INTRODUCTION: Chronically relapsing inflammation, tissue remodeling and fibrosis are hallmarks of inflammatory bowel diseases. The aim of this study was to investigate changes in connective tissue in a chronic murine model resulting from repeated cycles of dextran sodium sulphate (DSS) ingestion, to mimic the relapsing nature of the human disease. MATERIALS AND METHODS: C57BL/6 mice were exposed to DSS in drinking water for 1 week, followed by a recovery phase of 2 weeks. This cycle of exposure was repeated for up to 3 times (9 weeks in total). Colonic inflammation, fibrosis, extracellular matrix proteins and colonic gene expression were studied. In vivo MRI T 2 relaxometry was studied as a potential non-invasive imaging tool to evaluate bowel wall inflammation and fibrosis. RESULTS: Repeated cycles of DSS resulted in a relapsing and remitting disease course, which induced a chronic segmental, transmural colitis after 2 and 3 cycles of DSS with clear induction of fibrosis and remodeling of the muscular layer. Tenascin expression mirrored its expression in Crohn's colitis. Microarray data identified a gene expression profile different in chronic colitis from that in acute colitis. Additional recovery was associated with upregulation of unique genes, in particular keratins, pointing to activation of molecular pathways for healing and repair. In vivo MRI T2 relaxometry of the colon showed a clear shift towards higher T2 values in the acute stage and a gradual regression of T2 values with increasing cycles of DSS. CONCLUSIONS: Repeated cycles of DSS exposure induce fibrosis and connective tissue changes with typical features, as occurring in Crohn's disease. Colonic gene expression analysis revealed unique expression profiles in chronic colitis compared to acute colitis and after additional recovery, pointing to potential new targets to intervene with the induction of fibrosis. In vivo T2 relaxometry is a promising non-invasive assessment of inflammation and fibrosis. [less ▲]Detailed reference viewed: 16 (2 ULg)
Genetic and microbial factors modulating the ubiquitin proteasome system in inflammatory bowel disease.
; ; et al
in Gut (2013)
OBJECTIVE: Altered microbiota composition, changes in immune responses and impaired intestinal barrier functions are observed in IBD. Most of these features are controlled by proteases and their ... [more ▼]
OBJECTIVE: Altered microbiota composition, changes in immune responses and impaired intestinal barrier functions are observed in IBD. Most of these features are controlled by proteases and their inhibitors to maintain gut homeostasis. Unrestrained or excessive proteolysis can lead to pathological gastrointestinal conditions. The aim was to validate the identified protease IBD candidates from a previously performed systematic review through a genetic association study and functional follow-up. DESIGN: We performed a genetic association study in a large multicentre cohort of patients with Crohn's disease (CD) and UC from five European IBD referral centres in a total of 2320 CD patients, 2112 UC patients and 1796 healthy controls. Subsequently, we did an extensive functional assessment of the candidate genes to explore their causality in IBD pathogenesis. RESULTS: Ten single nucleotide polymorphisms (SNPs) in four genes were significantly associated with CD: CYLD, USP40, APEH and USP3. CYLD was the most significant gene with the intronically located rs12324931 the strongest associated SNP (pFDR=1.74e-17, OR=2.24 (1.83 to 2.74)). Five SNPs in four genes were significantly associated with UC: USP40, APEH, DAG1 and USP3. CYLD, as well as some of the other associated genes, is part of the ubiquitin proteasome system (UPS). We therefore determined if the IBD-associated adherent-invasive Escherichia coli (AIEC) can modulate the UPS functioning. Infection of intestinal epithelial cells with the AIEC LF82 reference strain modulated the UPS turnover by reducing poly-ubiquitin conjugate accumulation, increasing 26S proteasome activities and decreasing protein levels of the NF-kappaB regulator CYLD. This resulted in IkappaB-alpha degradation and NF-kappaB activation. This activity was very important for the pathogenicity of AIEC since decreased CYLD resulted in increased ability of AIEC LF82 to replicate intracellularly. CONCLUSIONS: Our results reveal the UPS, and CYLD specifically, as an important contributor to IBD pathogenesis, which is favoured by both genetic and microbial factors. [less ▲]Detailed reference viewed: 55 (2 ULg)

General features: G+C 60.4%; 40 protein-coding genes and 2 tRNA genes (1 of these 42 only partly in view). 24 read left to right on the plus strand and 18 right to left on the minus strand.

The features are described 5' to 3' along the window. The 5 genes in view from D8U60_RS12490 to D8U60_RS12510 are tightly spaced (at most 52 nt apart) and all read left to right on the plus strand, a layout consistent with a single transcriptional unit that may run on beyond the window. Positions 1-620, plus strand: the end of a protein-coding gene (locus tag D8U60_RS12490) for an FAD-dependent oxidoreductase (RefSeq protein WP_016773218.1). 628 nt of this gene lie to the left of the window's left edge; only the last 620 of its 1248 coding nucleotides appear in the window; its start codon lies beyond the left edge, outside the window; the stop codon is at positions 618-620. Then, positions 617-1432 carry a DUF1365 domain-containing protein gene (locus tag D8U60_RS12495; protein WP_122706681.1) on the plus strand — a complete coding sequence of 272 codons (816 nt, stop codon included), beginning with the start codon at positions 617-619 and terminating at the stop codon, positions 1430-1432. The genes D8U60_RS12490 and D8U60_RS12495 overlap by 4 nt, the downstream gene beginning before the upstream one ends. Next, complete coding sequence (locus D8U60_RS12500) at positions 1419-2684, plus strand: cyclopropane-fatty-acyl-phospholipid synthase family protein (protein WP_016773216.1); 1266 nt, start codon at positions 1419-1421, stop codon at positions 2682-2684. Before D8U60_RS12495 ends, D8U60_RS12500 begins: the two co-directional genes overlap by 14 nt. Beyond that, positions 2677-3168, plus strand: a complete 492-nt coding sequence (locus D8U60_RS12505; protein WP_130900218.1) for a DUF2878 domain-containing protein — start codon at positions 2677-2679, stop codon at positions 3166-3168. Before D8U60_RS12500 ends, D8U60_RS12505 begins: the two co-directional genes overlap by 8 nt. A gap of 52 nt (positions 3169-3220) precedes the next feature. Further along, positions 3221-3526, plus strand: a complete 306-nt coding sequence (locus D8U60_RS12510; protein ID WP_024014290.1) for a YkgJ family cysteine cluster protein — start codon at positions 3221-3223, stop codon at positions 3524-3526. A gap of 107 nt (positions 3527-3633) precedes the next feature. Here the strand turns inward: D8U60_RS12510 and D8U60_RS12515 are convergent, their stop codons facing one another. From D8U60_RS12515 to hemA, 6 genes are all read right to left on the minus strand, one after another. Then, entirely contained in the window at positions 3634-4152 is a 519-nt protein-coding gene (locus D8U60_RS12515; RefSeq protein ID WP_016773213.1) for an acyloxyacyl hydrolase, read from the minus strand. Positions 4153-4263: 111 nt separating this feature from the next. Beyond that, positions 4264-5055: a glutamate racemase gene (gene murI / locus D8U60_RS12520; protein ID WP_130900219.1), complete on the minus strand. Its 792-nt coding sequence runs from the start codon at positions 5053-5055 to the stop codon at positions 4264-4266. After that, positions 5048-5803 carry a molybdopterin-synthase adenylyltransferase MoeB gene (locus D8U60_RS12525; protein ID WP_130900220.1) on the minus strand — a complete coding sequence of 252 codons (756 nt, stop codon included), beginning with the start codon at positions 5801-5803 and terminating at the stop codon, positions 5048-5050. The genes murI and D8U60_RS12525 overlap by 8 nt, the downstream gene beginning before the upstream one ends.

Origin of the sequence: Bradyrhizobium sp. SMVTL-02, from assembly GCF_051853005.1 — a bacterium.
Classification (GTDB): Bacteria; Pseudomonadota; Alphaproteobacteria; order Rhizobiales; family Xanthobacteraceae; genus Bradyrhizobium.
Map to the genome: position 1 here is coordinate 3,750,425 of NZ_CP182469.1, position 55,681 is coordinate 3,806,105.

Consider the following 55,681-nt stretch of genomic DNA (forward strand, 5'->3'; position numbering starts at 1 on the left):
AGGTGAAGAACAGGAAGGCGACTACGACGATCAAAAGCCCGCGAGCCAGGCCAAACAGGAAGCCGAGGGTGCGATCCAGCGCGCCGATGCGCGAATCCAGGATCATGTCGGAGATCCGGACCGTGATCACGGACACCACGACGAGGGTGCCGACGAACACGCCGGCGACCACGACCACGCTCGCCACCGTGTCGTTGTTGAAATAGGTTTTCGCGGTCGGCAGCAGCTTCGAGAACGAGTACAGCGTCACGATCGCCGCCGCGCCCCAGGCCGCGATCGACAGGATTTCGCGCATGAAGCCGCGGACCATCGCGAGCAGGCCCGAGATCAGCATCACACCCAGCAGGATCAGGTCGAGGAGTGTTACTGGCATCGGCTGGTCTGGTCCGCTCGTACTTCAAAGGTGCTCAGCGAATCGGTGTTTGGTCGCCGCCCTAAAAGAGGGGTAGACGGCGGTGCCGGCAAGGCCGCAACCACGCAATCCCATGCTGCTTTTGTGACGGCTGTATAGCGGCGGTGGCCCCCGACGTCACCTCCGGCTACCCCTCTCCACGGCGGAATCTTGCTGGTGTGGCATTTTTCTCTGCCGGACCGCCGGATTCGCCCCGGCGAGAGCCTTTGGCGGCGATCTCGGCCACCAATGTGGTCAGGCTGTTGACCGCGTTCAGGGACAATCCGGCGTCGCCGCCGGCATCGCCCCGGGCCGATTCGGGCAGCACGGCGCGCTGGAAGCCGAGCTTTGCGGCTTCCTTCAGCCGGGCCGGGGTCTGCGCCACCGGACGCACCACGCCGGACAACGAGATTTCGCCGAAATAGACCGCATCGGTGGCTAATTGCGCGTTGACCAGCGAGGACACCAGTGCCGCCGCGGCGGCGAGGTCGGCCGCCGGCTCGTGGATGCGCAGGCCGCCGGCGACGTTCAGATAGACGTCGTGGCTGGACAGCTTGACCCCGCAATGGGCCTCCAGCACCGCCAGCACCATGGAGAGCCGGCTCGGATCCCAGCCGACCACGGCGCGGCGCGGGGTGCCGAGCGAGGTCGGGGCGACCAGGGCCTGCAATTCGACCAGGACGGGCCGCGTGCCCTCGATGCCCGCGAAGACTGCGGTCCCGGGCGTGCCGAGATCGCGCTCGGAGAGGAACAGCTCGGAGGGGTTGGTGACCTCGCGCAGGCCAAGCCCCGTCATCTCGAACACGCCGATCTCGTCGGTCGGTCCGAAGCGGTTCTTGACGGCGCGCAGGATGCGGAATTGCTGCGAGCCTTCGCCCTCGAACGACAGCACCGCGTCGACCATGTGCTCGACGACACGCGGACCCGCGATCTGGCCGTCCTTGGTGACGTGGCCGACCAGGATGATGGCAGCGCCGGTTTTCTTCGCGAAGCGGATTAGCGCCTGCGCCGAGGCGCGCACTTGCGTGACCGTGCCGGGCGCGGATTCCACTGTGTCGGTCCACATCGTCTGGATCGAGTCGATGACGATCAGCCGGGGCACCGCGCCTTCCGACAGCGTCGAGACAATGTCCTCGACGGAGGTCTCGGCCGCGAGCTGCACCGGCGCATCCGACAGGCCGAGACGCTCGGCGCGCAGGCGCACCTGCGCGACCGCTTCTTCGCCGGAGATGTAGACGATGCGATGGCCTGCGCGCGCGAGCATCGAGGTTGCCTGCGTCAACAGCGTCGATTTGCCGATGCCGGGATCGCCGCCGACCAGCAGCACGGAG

Genetic variations in toll-like receptor pathway and lung function decline in Cystic fibrosis patients.
; Mahachie John, Jestinah ; Van Steen, Kristel et al
in Human immunology (2013), 74(12), 1649-55
The toll-like receptor (TLR) family maintains pulmonary homeostasis by pathogen recognition, clearance and regulation of inflammation. Genes affecting inflammation response play a key role in modifying ... [more ▼]